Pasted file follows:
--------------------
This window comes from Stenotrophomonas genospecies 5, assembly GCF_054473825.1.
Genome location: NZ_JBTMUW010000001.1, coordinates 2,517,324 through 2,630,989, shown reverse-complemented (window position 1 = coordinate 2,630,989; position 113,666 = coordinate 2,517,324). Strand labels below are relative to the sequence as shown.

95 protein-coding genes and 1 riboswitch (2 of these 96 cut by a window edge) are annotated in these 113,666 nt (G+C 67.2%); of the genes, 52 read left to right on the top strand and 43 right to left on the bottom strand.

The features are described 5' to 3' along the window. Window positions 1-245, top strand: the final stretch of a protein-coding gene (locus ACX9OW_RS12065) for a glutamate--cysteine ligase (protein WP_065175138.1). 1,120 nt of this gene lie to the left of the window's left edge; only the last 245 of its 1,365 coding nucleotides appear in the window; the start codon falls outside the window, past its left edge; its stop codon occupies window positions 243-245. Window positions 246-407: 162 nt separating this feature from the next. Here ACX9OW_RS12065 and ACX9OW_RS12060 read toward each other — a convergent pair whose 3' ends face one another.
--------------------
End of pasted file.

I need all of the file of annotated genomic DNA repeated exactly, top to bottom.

This window comes from Stenotrophomonas genospecies 5, assembly GCF_054473825.1.
Genome location: NZ_JBTMUW010000001.1, coordinates 2,517,324 through 2,630,989, shown reverse-complemented (window position 1 = coordinate 2,630,989; position 113,666 = coordinate 2,517,324). Strand labels below are relative to the sequence as shown.

95 protein-coding genes and 1 riboswitch (2 of these 96 cut by a window edge) are annotated in these 113,666 nt (G+C 67.2%); of the genes, 52 read left to right on the top strand and 43 right to left on the bottom strand.

The features are described 5' to 3' along the window. Window positions 1-245, top strand: the final stretch of a protein-coding gene (locus ACX9OW_RS12065) for a glutamate--cysteine ligase (protein WP_065175138.1). 1,120 nt of this gene lie to the left of the window's left edge; only the last 245 of its 1,365 coding nucleotides appear in the window; the start codon falls outside the window, past its left edge; its stop codon occupies window positions 243-245. Window positions 246-407: 162 nt separating this feature from the next. Here ACX9OW_RS12065 and ACX9OW_RS12060 read toward each other — a convergent pair whose 3' ends face one another.